1. Mr Hart applied to the learned primary judge to have struck out that part of the CDPP's claim which included benefits alleged to have been derived by Mr Hart more than six years before 17 July 2006. In response to Mr Hart's application, the CDPP argued that some or all of Mr Hart's property was "covered by" the restraining order of 8 May 2003 within the meaning of s 121(4)(a)(i) of the Act so as to permit the CDPP to quantify the PPO which was sought by reference to benefits derived by Mr Hart during the six years prior to 8 May 2003.
  1. The CDPP's argument was rejected by the learned primary judge, and, as a result, parts of the CDPP's claim against Mr Hart were struck out. The learned primary judge concluded that, because no property of Mr Hart was specified in the restraining order, no property of Mr Hart could be said to have been covered by that order.[4] 
  1. The CDPP seeks leave to appeal to this Court from that decision contending that the learned primary judge erred in his interpretation of the Act. Leave to appeal is required by s 118(3) of the District Court of Queensland Act 1967 (Qld).  The issue as to the interpretation of the Act is important, both to the parties and in terms of the public interest.  The grant of leave was not opposed by Mr Hart.  In my respectful opinion, leave to appeal should be granted because the CDPP's contention that the learned primary judge erred in his interpretation of the Act is manifestly correct.  My reasons for this conclusion may be stated in relatively brief terms.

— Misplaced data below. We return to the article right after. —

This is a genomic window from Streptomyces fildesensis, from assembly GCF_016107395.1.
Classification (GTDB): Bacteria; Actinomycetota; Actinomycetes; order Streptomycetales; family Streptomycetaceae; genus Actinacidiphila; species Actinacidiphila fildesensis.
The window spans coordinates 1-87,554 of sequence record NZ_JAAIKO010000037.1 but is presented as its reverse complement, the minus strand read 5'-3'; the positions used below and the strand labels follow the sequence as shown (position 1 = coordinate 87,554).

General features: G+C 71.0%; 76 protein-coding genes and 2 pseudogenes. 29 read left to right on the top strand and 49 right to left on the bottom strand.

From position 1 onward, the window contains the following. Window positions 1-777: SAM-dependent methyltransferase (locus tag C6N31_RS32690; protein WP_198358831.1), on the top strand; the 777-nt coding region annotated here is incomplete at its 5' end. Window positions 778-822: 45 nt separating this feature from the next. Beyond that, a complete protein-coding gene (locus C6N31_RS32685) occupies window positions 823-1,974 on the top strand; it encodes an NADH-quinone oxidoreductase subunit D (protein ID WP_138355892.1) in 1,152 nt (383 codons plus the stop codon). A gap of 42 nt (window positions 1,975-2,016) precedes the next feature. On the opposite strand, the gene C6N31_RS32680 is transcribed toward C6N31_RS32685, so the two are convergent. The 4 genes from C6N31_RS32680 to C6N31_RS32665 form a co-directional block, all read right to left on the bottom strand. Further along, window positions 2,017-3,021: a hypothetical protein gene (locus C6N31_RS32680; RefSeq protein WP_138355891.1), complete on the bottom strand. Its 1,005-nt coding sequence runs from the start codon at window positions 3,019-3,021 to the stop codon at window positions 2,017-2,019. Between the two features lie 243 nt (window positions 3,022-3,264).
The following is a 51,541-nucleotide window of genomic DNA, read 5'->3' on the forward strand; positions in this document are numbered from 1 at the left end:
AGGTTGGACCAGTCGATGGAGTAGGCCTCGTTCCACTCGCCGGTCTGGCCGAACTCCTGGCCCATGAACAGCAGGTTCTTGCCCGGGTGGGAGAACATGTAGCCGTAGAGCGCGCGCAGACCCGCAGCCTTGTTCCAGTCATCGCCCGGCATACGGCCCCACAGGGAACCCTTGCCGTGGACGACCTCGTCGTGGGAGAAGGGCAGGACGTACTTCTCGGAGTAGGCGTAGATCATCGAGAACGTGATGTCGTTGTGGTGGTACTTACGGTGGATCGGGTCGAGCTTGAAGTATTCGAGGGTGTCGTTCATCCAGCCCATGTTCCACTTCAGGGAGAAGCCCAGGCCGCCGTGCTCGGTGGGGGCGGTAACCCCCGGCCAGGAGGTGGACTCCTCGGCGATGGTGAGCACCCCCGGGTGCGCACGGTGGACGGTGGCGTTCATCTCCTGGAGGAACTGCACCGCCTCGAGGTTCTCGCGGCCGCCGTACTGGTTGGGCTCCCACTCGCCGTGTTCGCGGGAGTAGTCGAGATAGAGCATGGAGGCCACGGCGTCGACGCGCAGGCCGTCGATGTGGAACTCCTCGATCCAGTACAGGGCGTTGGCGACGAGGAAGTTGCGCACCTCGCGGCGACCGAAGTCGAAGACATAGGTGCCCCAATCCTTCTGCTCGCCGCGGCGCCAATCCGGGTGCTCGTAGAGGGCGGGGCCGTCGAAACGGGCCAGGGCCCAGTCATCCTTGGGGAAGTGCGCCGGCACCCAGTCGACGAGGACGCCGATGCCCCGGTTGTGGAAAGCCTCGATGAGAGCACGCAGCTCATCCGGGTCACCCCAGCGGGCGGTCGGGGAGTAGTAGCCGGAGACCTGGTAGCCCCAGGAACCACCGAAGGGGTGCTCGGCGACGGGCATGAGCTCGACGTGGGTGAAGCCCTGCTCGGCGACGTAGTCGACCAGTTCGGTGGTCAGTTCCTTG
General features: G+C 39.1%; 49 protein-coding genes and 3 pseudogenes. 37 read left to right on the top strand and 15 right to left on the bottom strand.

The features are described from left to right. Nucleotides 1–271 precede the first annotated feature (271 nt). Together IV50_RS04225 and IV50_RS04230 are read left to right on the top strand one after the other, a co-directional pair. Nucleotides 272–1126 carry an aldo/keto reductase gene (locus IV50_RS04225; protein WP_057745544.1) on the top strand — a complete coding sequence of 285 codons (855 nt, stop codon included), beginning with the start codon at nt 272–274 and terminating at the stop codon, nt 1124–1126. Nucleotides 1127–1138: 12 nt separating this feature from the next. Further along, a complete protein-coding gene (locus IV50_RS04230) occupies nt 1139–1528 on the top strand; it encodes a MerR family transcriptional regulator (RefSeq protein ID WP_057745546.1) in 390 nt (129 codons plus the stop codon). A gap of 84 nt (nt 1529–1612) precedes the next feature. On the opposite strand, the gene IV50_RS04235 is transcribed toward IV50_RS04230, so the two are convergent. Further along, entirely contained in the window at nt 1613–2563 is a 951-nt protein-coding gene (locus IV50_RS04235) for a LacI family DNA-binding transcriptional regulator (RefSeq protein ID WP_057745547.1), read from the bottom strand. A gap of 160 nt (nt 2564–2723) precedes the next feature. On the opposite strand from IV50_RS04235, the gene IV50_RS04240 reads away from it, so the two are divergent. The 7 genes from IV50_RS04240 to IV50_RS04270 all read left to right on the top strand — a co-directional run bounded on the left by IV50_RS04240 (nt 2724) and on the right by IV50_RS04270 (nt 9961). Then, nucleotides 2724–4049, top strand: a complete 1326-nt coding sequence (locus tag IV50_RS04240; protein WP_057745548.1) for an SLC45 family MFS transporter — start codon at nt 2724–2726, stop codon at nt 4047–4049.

Section 17 of the Act

  1. The restraining order of 8 May 2003 was made pursuant to s 17 of the Act. In that order, the property restrained was described as property of one of seven respondents other than Mr Hart who was also a respondent to that application. Each item of property described in the order was said to be "subject to the effective control of Mr Hart".
  1. It was conceded by Mr Davis of Senior Counsel who appeared for Mr Hart that, for the purposes of the present proceedings, Mr Hart had an interest in each item of property which was referred to in the restraining order. Mr Davis argued that Mr Hart's interest in each item of property had not been "specified" in the restraining order, and, for that reason, was not "covered by" the restraining order for the purposes of s 121(4)(a)(i) of the Act. Accordingly, so it was submitted, only benefits derived by Mr Hart in the period of six years preceding 17 July 2006 could be taken into account in the quantification of the PPO sought by the CDPP.